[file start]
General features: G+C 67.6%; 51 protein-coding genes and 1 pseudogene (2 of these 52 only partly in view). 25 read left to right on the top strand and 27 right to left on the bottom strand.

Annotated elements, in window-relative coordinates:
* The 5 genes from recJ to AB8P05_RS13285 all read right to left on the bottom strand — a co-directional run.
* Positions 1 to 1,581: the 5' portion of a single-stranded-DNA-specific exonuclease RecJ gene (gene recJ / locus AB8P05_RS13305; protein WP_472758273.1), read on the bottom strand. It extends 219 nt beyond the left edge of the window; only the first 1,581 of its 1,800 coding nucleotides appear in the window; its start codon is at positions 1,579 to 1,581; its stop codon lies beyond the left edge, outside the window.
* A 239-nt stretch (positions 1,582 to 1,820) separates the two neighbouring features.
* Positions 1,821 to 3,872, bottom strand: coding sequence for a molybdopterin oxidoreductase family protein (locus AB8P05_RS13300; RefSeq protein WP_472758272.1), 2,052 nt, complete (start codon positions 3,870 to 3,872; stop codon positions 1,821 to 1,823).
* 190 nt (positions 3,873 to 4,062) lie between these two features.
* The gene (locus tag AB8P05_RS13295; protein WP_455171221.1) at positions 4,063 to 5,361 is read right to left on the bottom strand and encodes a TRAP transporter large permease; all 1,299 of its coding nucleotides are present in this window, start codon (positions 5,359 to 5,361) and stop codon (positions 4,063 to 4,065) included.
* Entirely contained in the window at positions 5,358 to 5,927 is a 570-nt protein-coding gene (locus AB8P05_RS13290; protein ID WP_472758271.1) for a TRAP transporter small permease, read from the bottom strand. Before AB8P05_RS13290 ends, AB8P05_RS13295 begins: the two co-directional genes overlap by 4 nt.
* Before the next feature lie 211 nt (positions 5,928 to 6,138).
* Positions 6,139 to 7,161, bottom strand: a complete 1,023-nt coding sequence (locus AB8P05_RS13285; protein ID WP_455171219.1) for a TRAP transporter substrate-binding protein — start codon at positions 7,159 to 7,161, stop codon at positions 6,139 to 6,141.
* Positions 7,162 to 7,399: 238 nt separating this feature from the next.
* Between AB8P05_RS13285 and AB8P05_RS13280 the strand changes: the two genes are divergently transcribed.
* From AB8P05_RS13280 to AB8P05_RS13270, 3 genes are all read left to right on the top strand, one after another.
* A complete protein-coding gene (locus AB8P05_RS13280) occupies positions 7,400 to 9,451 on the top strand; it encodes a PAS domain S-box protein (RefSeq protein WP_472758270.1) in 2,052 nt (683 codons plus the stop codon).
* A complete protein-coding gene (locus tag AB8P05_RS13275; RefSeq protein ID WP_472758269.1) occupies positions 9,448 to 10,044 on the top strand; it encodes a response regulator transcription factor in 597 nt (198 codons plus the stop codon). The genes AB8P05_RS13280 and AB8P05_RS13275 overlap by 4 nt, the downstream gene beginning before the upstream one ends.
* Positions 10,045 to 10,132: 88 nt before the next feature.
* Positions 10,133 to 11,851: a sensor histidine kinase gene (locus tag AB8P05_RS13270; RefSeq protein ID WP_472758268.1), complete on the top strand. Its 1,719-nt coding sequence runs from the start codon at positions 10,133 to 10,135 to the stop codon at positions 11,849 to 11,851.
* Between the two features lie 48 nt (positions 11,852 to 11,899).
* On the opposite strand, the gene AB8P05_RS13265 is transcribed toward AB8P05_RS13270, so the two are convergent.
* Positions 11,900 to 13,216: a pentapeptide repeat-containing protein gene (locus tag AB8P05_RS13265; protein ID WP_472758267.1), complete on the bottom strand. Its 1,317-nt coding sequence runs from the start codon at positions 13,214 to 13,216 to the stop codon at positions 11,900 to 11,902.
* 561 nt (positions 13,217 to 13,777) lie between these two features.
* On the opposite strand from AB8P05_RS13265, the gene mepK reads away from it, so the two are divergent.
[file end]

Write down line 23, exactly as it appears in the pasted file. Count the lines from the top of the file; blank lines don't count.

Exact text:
* On the opposite strand from AB8P05_RS13265, the gene mepK reads away from it, so the two are divergent.